Short Recommendations For A Long (Easter) Weekend
If you’ve ever found my taste in pop culture, podcasts or books hard to pin down, I get it.
I, too, spend most days wondering whether I’m an eighty-five-year-old woman or sixteen-year-old boy – and you should keep that front of mind as you pour through this list of reading, listening and viewing recommendations for your Easter weekend.
I’d recommend easing into the long weekend with any one of Samantha Irby’s essay collections. I’ve read Meaty, Wow No Thank You (I think this one’s my favourite), and We Are Never Meeting In Real Life, and all three of them made me do that snort/cackle laugh thing, while simultaneously giving me second-hand embarrassment. Irby writes unapologetically about everything from chronic illness and bodily fluids to marriage, sex and aging. She suffers from depression (her latest book was dedicated to Wellbutrin), degenerative arthritis and Crohn’s disease. She openly hates outdoor music festivals and I’ve never related to someone more than when she said: “I haven’t ‘given up’, I’ve just loosened my grip.”
For something more gentle and intimate, you should read the soul-affirming Little Weirds by Jenny Slate, but make sure you have a pen handy to underline sentences like: “As the image of myself becomes sharper in my brain and more precious, I feel less afraid that someone else will erase me by denying me love.” Heaven.
Other books you’ll love are Luster by Raven Leilani, which Barack Obama named one of his favourite books of 2020, and Nadia Uwusu’s memoir Aftershocks which chronicles her nomadic life living everywhere from Kampala to London, adopting new languages and places to call home, since being abandoned by her mother at two-years-old and losing her beloved father when she was thirteen.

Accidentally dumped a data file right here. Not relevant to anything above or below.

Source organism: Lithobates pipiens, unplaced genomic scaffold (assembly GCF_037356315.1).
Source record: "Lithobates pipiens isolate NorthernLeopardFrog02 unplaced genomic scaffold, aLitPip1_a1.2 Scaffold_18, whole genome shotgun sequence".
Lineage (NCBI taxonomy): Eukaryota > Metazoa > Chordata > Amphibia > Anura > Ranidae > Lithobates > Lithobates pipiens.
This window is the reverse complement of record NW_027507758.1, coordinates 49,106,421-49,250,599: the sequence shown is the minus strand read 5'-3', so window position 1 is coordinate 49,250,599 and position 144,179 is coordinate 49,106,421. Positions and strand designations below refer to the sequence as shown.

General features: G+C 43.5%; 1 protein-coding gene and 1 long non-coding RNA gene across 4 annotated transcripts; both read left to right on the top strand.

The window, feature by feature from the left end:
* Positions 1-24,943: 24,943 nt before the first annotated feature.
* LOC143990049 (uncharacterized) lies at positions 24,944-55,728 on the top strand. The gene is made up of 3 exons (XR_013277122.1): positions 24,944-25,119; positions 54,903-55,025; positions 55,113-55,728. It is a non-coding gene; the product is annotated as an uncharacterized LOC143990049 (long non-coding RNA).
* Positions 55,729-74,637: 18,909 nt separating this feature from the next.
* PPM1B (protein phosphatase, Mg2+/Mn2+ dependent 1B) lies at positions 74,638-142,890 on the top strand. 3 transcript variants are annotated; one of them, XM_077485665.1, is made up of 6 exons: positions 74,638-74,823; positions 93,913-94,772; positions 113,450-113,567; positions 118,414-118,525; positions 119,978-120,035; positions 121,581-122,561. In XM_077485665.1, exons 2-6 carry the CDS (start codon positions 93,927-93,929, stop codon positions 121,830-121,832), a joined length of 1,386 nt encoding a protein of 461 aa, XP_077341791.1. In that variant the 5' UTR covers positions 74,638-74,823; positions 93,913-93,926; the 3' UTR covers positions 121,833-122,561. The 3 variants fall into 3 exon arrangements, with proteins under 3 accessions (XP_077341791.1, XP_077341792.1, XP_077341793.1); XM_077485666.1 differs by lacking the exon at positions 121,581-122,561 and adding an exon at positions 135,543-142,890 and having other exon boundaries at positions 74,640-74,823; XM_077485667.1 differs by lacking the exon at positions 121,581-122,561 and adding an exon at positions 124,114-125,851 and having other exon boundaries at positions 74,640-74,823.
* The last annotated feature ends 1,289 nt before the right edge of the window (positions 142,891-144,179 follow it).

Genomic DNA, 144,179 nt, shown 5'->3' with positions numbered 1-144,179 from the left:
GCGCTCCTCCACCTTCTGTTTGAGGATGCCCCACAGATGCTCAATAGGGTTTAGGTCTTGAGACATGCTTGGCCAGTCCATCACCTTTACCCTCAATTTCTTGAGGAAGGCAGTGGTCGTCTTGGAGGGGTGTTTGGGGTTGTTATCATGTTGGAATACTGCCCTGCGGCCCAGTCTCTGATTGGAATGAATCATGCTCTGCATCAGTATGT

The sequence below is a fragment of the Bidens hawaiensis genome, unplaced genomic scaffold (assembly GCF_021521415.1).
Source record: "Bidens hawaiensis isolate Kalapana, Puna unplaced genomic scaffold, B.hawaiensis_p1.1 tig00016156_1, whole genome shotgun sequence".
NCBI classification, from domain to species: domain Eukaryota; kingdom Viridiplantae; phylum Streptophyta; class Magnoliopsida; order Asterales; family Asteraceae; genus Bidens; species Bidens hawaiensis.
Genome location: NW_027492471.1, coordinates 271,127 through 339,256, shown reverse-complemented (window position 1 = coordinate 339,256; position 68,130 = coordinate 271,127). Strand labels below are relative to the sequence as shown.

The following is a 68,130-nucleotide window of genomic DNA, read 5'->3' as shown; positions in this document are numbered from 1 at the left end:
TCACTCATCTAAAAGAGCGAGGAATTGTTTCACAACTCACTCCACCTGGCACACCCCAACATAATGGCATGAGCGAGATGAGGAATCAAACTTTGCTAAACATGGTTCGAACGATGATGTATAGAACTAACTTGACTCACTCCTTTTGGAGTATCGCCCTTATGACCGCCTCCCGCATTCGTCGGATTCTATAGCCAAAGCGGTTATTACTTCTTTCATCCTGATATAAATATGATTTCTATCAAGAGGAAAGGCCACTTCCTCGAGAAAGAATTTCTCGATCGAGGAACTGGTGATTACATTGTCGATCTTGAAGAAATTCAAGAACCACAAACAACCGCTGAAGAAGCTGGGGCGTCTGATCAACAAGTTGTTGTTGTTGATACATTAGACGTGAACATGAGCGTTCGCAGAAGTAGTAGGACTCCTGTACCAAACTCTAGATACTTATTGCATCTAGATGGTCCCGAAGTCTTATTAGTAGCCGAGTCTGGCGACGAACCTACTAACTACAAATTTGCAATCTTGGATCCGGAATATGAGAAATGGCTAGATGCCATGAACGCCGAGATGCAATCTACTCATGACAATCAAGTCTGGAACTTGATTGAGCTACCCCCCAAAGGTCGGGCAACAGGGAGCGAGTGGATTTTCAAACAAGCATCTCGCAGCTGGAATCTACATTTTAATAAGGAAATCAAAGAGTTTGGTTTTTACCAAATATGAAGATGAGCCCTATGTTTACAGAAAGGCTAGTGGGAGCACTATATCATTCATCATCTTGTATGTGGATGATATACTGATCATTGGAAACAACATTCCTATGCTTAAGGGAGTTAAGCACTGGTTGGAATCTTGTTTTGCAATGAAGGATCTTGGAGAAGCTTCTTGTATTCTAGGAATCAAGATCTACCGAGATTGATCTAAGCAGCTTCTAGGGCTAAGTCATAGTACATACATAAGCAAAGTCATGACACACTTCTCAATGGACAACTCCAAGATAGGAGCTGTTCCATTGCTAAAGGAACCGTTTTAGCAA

If you’re looking for a Netflix recommendation, may I gently peer pressure you into watching Last Chance U: Basketball – especially if you were a fan of the Netflix series Cheer, and double-especially if you have any affinity for a sporting underdog story. And if, like me, you were obsessed with the United States’ college admissions scandal of 2020, in which federal prosecutors charged over 50 wealthy parents for their elaborate schemes, including bribery and payments upwards of US $1million, to get their kids into top colleges, then you should watch drama-documentary hybrid Operation Varsity Blues, which uses re-enactments of real conversations obtained through extensive wire-tapping by the FBI, as well as interviews with key witnesses and prosecutors, to investigate the mastermind behind the scam, a guy called Rick Singer.
I recently watched the harrowing trailer for Four Good Days, starring Mila Kunis, after seeing a photo of the dramatic transformation she undertook to convincingly portray a heroin addict. I then fell down a rabbit hole and found the Washington Post article, “How’s Amanda?”, which is the true story on which the movie is based. The long-form piece is shocking and illuminating, and I’d highly recommend reading it before the film’s release later this year.
And for the long drive home, as the weekend comes to a close, please, for the love of God, plug in podcast mini-series Sentimental In The City, by Sentimental Garbage. Hosted by best friends and fellow journalists and authors, Caroline O’Donoghue and Dolly Alderton, this delicious and perfect mini-series unpacks each of the six glorious seasons of Sex & The City and it’s just absolute fucking heaven. Caroline and Dolly’s contagious laughter and the intimacy of their friendship is on full display, as is their intelligent and thoughtful analysis of the show’s major themes and character arcs, and whenever I’m listening to it, walking the aisles of the supermarket or standing in line for a coffee, I find a huge grin has spread across my face.